In summary, we have identified miR-181b as a cytokine-responsive miRNA that regulates the expression of key NF-κB–regulated genes involved in the endothelial response to inflammation in vitro and in vivo by regulating the NF-κB signaling pathway. These findings also revealed an unexpected mechanistic role for this miRNA in targeting downstream NF-κB signaling by directly targeting importin-α3. These studies support the possibility that miR-181b may serve as an important “inflamiR” by controlling critical aspects of EC homeostasis under physiologic or pathologic conditions. Strategies aimed at restoring miR-181b expression may provide a novel therapeutic approach to limiting acute inflammatory disease states.

Methods

Reagents.

InSolution MG-132 (no. 474791) was from Calbiochem. Cy3 dye–labeled Pre-miR Negative Control #1 (AM17120), Pre-miR miRNA Precursor Molecules Negative Control #1 (AM17110), Pre-miR miRNA Precursor Molecules miR-181b (PM12442), Anti-miR miRNA Inhibitors Negative Control #1 (AM17010), and miR-181b Inhibitor (AM12442) were from Ambion. For in vivo studies, oligomers with the same sequences were synthesized on a larger scale. For more information, see Supplemental Methods.

Cell culture, transfection, and adenoviral transduction.

THP-1 cells were from ATCC and cultured in ATCC-formulated RPMI 1640 medium (no. 30-2001) supplemented with 10% fetal bovine serum and 0.05 mM 2-mercaptoethanol. HUVECs were obtained from Lonza (cc-2159) and cultured in EC growth medium EGM-2 (cc-3162). Cells passaged less than 5 times were used for all experiments. Lipofectamine 2000 transfection reagent from Invitrogen was used for transfection, following the manufacturer’s instructions. miRNA negative control or miR-181b mimics were transfected at 10 nM concentration, and miRNA inhibitor negative control or miR-181b inhibitor were transfected at 50 nM except where indicated. Cells were allowed to grow for 36 hours before treatment of 10 ng/ml recombinant human TNF-α from R&D Systems (210-TA/CF) for various times, according to the experiment: Western blot, 8 hours; real-time qPCR, 1, 4, 8, or 24 hours; and ELISA, 16 hours. HUVECs were transduced with recombinant adenoviruses, Ad-GFP, or Ad-DN-IκBα (expressing dominant negative IκBα) at 100 PFU. For reporter studies, HUVECs were plated (50,000/well) in triplicate on a 12-well plate, grown to 70%–80% confluency, and transfected with 200 ng of the indicated reporter constructs and 100 ng β-gal expression plasmids. miR-181b mimics or inhibitors were cotransfected at 10 or 50 nM final concentration where indicated; after 36 hours of incubation, cells were treated with 10 ng/ml TNF-α for 8 hours. In some experiments, pcDNA3.1–miR-181b or empty vector was cotransfected with 200 ng reporter constructs and 100 ng β-gal expression plasmids. For rescue studies, NF-κB concatemer luciferase reporter was cotransfected with pcDNA3.1–miR-181b or empty vector in the presence or absence of open reading frame cDNA of importin-α3 into 293T cells. Transfected cells were collected in 200 μl Reporter Lysis Buffer (Promega). The activity of luciferase and β-gal was measured. Each reading of luciferase activity was normalized to the β-gal activity read for the same lysate.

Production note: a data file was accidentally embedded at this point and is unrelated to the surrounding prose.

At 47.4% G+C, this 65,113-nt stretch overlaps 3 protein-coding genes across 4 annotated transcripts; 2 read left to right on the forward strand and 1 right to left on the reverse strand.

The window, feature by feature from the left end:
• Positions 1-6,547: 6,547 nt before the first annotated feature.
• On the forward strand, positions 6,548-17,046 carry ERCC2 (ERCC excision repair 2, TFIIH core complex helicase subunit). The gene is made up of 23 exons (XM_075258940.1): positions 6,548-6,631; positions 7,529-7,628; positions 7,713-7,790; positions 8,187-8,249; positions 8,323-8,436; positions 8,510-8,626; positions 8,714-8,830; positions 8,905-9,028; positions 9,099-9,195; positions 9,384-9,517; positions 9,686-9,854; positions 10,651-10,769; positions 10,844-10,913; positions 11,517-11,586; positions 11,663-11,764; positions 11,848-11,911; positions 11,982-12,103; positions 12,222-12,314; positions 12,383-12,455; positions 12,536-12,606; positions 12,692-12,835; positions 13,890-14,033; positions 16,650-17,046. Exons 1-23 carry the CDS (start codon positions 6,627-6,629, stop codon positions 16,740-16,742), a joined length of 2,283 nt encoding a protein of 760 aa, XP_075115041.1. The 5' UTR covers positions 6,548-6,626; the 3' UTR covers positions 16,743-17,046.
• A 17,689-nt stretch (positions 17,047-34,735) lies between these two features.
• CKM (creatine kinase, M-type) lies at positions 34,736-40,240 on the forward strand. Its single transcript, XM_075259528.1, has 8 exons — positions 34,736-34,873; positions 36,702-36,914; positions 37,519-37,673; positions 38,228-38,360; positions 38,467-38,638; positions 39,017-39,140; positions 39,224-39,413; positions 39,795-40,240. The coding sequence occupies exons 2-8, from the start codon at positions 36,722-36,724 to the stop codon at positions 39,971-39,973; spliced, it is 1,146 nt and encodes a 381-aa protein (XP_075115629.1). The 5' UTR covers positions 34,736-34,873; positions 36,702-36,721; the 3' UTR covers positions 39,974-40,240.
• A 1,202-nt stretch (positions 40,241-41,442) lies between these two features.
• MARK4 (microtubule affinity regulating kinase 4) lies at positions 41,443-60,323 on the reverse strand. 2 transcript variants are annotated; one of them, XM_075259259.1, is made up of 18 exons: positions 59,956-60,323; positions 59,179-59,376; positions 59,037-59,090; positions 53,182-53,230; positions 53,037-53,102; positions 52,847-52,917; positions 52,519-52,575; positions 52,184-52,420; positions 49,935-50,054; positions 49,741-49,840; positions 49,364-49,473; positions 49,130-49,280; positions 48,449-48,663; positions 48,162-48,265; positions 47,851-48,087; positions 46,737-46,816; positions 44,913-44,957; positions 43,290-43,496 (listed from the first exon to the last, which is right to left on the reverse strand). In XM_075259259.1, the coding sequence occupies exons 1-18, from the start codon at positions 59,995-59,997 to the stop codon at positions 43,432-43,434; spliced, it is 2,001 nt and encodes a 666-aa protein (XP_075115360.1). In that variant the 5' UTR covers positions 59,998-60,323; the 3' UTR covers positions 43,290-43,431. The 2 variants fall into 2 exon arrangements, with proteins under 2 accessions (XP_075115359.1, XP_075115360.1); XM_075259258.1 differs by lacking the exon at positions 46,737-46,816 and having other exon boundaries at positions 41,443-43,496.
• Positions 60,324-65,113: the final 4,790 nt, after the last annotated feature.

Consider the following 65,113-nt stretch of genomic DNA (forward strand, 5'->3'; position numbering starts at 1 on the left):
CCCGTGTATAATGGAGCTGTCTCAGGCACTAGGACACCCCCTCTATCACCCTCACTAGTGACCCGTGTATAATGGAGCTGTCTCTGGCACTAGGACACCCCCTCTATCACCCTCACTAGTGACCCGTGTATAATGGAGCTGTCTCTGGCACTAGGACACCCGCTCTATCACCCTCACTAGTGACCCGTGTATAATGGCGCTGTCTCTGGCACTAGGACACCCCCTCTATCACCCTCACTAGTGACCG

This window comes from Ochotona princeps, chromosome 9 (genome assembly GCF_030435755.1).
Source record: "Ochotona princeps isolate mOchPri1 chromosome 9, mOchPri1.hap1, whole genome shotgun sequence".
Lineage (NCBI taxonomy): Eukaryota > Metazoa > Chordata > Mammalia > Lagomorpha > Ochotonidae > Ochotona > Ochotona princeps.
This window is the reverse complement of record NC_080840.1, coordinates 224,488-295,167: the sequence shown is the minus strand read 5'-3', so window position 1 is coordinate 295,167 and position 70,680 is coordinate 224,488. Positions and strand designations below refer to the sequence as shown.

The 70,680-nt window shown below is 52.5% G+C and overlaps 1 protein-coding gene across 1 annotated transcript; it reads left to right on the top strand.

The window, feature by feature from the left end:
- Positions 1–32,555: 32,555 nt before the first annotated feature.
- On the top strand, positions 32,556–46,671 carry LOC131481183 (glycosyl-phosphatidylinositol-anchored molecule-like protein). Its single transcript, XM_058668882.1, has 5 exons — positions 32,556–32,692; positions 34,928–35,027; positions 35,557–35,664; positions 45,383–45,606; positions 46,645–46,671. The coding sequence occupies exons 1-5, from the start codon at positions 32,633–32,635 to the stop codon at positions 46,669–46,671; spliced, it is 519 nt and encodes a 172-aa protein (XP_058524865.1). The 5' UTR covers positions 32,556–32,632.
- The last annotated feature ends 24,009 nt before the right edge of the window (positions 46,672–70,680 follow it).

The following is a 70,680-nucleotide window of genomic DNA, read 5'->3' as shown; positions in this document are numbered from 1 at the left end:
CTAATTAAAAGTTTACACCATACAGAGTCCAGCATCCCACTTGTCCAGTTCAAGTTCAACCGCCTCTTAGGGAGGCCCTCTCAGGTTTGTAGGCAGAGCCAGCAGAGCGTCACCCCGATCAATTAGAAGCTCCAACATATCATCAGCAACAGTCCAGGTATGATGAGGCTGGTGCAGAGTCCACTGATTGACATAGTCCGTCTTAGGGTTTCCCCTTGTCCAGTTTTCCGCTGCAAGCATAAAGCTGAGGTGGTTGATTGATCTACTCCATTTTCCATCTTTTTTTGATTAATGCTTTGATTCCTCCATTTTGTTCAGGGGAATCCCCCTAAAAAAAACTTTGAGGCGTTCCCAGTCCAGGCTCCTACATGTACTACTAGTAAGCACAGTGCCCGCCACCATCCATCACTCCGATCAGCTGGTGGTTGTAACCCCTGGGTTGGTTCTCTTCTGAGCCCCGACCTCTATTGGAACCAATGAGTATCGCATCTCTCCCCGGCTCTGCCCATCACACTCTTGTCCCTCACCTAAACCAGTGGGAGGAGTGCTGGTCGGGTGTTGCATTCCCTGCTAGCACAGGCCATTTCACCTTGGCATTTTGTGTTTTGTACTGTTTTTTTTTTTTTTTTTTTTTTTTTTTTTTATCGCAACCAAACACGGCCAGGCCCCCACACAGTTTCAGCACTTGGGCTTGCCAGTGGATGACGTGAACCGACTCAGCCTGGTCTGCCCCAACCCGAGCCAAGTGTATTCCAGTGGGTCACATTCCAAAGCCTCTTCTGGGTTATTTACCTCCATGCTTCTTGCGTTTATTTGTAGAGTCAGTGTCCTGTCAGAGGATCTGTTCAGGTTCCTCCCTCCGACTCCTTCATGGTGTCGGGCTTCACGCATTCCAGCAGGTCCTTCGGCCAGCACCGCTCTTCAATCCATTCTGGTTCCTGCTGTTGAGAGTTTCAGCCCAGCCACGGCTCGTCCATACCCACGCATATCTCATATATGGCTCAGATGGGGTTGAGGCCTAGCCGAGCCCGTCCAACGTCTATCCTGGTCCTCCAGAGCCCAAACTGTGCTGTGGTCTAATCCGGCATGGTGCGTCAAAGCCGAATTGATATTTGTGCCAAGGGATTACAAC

Cell adhesion assay.

HUVECs grown in 12-well plates were transfected with miRNA mimics or inhibitors. Twenty-four hours later, transfected cells were replated onto 96-well fluorescence plates (353948; BD) for overnight growth. The following day, 10 ng/ml TNF-α was added for 5 hours. THP-1 cells (ATCC) were washed with serum-free RPMI 1640 medium and suspended at 5 × 106 cells/ml in medium with 5 μM of Calcein AM (C3100MP; Invitrogen). Cells were kept in an incubator containing 5% CO2 at 37°C for 30 minutes. The labeling reaction was stopped by the addition of the cell growth medium, and cells were washed with growth medium twice and resuspended in growth medium at 5 × 105 cells/ml. After 5 hours of TNF-α treatment, HUVECs were washed once with THP-1 cell growth medium, and 200 μl Calcein AM–loaded THP-1 cells were added to each well. After 1 hour of incubation, nonadherent cells were removed carefully. Adherent cells were gently washed with prewarmed RPMI 1640 medium 4 times. Fluorescence was measured by using a fluorescence plate reader at 485 nm excitation. The number of THP-1 cells per view was also quantified from randomly acquired images.

Real-time qPCR.

HUVECs were suspended in TRIzol reagent (Invitrogen), and total RNA was isolated according to the manufacturer’s instructions. Reverse transcriptions were performed by using miScript Reverse Transcription Kit (218061; QIAGEN). Either QuantiTect SYBR Green RT-PCR Kit (204243; QIAGEN) or miScript SYBR Green PCR Kit (218073; QIAGEN) was used for real-time qPCR analysis with the Mx3000P Real-Time PCR System (Stratagene) following the manufacturer’s instructions. Gene- and species-specific primers were used to detect human or mouse VCAM-1, E-selectin, PAI-1, and ICAM-1. To amplify mature miRNA sequences, hsa–miR-181a (PN4373117), hsa–miR-181b (PN4373116), hsa–miR-181c (PN4373115), hsa–miR-181d (PN4373180), RNU6B (PN4373381), TaqMan MicroRNA Reverse Transcription Kit (PN4366596), TaqMan Universal PCR Master Mix, No AmpErase UNG (PN4324018), or miScript primer assays for Hs_RN5S1_1 (MS00007574) and Hs_miR-181b_1 (MS00006699) from QIAGEN were used. Please see Supplemental Tables 1 and 2.

miRNA microarray, DNA microarray gene chip analysis, and bioinformatics.